Unauthorised payments from pensions are not something any adviser or client will want to see arising.
The tax penalties can be significant, and an “avoid at all costs” approach will not be too far from best practice.
It can therefore be useful to know the circumstances when charges can arise, so steps can be taken to prevent them.
Most pension schemes will have professional scheme administrators to help keep things on track, but there are exceptions.
Ssas is an obvious example when there is potential for less experienced scheme administrators to be in place – the members themselves – who could inadvertently see unauthorised payments arising.
Even schemes with professional administrators in place may see circumstances when unauthorised payments can arise. Or you may be asked by a client to assist with a transaction which they are unaware is outside of the rules.
What makes a payment unauthorised?
Any payment from a pension that is not an authorised payment is, by definition, an unauthorised payment. Pension legislation sets out the authorised payments, broadly speaking these are:
- member benefits
- death benefits
- recognised transfers
- payments relating to pension sharing orders (on divorce)
- scheme administration payments
- genuine errors
There are also certain payments permitted under specific regulations, such as pension advice allowance payments, small lump sum payments, PPF transfers etc.
In addition, occupational schemes can also make short service refunds and certain authorised employer payments.
When might an unauthorised payment arise?
There are many situations when an unauthorised payment could arise, including circumstances when no actual “payment” has taken place.
The most obvious example of an unauthorised payment would be a member withdrawing money from their pension before age 55 (and where they did not meet the ill health criteria nor had a protected early retirement age).
Similarly, a transfer out that was not a recognised transfer, typically to a registered pension scheme, would cause an unauthorised payment as each is a way for members to liberate their pension.
Other circumstances where unauthorised payments may arise include:
- value shifting involving pension scheme assets eg the pension purchases a commercial property at above market value from the member or the member's company. This shifts value from the pension to the member (or sponsoring employer)
- investment in taxable property eg the pension purchases a residential property
- benefits or rights under a registered pension scheme are assigned, surrendered or re-allocated eg. benefit payments paid to someone other than the member
- benefit in kind for a member or connected person arising from a pension asset eg the member's company uses a property owned by the pension without paying rent at a commercial rate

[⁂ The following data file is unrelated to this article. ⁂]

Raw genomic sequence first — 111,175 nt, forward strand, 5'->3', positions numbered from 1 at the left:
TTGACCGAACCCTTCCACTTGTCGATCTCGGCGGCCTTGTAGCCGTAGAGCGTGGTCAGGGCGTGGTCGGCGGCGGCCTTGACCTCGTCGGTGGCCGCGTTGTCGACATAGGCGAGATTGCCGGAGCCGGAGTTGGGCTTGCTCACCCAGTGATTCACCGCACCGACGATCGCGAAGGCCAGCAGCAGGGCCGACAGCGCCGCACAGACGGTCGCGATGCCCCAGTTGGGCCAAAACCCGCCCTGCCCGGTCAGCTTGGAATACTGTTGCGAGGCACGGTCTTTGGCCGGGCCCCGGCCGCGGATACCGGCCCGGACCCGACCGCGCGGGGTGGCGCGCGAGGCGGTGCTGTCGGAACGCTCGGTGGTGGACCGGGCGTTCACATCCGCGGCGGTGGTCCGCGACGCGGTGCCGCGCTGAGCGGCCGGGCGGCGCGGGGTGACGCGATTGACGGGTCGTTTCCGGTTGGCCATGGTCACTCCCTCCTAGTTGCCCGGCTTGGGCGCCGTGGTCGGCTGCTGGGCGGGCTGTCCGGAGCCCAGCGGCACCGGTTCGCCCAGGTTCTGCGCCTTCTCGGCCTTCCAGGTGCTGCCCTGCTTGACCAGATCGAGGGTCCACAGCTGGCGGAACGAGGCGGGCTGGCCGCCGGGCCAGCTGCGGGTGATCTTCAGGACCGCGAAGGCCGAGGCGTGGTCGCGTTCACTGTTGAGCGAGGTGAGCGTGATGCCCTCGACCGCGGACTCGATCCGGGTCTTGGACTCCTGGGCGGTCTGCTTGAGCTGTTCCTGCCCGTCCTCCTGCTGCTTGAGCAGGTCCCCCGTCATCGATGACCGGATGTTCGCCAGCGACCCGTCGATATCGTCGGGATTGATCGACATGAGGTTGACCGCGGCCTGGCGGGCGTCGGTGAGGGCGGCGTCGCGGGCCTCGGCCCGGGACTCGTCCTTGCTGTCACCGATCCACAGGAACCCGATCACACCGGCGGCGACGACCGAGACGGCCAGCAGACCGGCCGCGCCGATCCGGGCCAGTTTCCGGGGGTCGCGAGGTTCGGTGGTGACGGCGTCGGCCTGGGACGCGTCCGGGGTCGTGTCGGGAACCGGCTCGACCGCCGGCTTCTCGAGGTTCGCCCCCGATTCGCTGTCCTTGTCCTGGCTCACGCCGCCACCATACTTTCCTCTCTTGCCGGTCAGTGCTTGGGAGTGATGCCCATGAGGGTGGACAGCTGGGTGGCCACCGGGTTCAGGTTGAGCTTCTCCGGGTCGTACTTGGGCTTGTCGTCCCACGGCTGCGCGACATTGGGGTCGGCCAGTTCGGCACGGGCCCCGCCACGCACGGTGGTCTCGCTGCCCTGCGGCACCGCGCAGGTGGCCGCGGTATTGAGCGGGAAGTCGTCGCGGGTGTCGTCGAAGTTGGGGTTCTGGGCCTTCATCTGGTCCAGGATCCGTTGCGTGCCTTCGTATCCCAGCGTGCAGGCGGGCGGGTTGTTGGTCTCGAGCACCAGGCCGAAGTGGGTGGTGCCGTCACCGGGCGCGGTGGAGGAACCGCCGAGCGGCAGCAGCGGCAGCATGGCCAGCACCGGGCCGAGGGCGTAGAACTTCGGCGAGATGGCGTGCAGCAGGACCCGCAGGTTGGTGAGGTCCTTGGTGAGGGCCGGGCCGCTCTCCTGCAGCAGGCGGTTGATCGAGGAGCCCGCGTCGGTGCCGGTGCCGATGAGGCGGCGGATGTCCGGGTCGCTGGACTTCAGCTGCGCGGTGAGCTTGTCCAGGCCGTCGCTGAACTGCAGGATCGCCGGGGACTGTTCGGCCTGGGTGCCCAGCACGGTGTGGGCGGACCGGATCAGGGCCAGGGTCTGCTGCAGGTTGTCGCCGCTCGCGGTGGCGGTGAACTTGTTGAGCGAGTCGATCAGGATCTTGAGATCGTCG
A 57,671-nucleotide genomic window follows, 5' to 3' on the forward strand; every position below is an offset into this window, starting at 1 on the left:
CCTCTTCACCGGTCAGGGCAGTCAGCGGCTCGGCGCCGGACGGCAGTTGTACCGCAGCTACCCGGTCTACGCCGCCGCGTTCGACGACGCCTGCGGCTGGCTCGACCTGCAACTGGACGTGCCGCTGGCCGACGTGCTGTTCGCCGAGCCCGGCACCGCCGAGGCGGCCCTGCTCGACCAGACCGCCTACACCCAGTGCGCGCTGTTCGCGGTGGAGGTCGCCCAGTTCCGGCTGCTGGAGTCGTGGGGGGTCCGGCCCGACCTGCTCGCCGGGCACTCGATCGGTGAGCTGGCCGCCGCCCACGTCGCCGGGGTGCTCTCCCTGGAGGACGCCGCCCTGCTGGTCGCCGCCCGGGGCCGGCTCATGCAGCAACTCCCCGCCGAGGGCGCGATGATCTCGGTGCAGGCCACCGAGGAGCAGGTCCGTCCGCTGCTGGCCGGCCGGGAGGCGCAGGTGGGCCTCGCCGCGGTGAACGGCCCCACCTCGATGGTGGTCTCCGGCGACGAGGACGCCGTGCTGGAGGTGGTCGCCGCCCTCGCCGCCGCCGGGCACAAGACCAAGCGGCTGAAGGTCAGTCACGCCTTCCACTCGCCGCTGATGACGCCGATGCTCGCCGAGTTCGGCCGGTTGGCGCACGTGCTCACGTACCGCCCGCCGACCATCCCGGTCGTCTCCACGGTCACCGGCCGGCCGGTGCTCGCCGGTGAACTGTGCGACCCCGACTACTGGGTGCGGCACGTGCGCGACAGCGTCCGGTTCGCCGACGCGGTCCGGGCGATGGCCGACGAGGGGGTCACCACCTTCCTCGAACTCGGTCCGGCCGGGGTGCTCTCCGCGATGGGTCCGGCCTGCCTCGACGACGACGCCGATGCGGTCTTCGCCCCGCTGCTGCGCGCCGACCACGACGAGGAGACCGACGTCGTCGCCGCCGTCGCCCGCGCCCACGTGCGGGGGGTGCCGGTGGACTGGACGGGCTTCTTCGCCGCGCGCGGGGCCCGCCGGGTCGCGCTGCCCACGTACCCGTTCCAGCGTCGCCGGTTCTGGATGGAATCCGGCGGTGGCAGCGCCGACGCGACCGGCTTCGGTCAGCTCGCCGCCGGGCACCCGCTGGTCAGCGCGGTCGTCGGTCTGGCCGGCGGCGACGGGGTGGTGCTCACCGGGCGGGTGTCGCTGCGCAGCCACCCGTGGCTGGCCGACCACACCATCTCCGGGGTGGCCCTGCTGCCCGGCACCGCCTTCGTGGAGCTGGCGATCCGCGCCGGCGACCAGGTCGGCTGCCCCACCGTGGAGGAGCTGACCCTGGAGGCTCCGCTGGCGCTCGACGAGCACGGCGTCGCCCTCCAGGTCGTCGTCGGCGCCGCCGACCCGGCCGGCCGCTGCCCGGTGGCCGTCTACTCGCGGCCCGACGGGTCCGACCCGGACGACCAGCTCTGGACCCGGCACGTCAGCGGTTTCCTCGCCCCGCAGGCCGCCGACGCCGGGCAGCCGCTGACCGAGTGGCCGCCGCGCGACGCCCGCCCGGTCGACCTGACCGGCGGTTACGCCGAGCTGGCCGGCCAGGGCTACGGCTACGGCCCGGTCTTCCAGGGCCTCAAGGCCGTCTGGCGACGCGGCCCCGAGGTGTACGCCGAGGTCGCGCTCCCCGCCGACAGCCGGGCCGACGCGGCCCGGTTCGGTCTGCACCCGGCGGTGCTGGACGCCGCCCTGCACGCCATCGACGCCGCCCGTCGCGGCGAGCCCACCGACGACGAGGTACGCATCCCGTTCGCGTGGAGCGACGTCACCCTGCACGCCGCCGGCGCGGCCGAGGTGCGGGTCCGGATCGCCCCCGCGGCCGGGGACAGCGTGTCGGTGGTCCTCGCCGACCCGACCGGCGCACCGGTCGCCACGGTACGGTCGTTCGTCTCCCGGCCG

- a payment or loan is made to a connected party of the member eg the pension makes a loan to the member's spouse
- unallocated employer contributions are allocated to a member beyond a certain level (occupational schemes only) eg the allocation to a member connected with the employer is above that which would be made for a non-connected member
- recycling of pension commencement lump sum (PCLS) eg a member who has £45,000 relevant earnings takes £25,000 PCLS and immediately uses it to make a one-off additional net contribution of £25,000 (£31,250 gross)
- A loan is made to a sponsoring employer (occupational schemes only) which does not meet the tax rules eg a Ssas makes a loan to the sponsoring employer but no security is put in place
What are the implications of making an unauthorised payment?
When an unauthorised payment occurs up to three separate tax charges can arise.
- Unauthorised payment charge of 40 per cent
- Unauthorised payment surcharge of 15 per cent
- Scheme sanction charge of between 15-40 per cent
These are explained in more detail below.
It is important to note that all three of these charges may be payable in relation to a single unauthorised payment.
The unauthorised payment charge
The unauthorised payment charge is a flat rate of 40 per cent. This will usually be payable by the member, but in occupational schemes the sponsoring employer will be liable if they are the recipient of the unauthorised payment or the benefit leading to the charge arising.
The unauthorised payment charge is a freestanding charge, which means it cannot be offset against any other losses the taxpayer has.
The unauthorised payment surcharge
The unauthorised payment surcharge arises when the total unauthorised payments in the reference period relating to a member exceed 25 per cent of the member’s rights in that pension scheme. When applicable the rate of the charge is 15 per cent.
Questions appear on the last page of this article.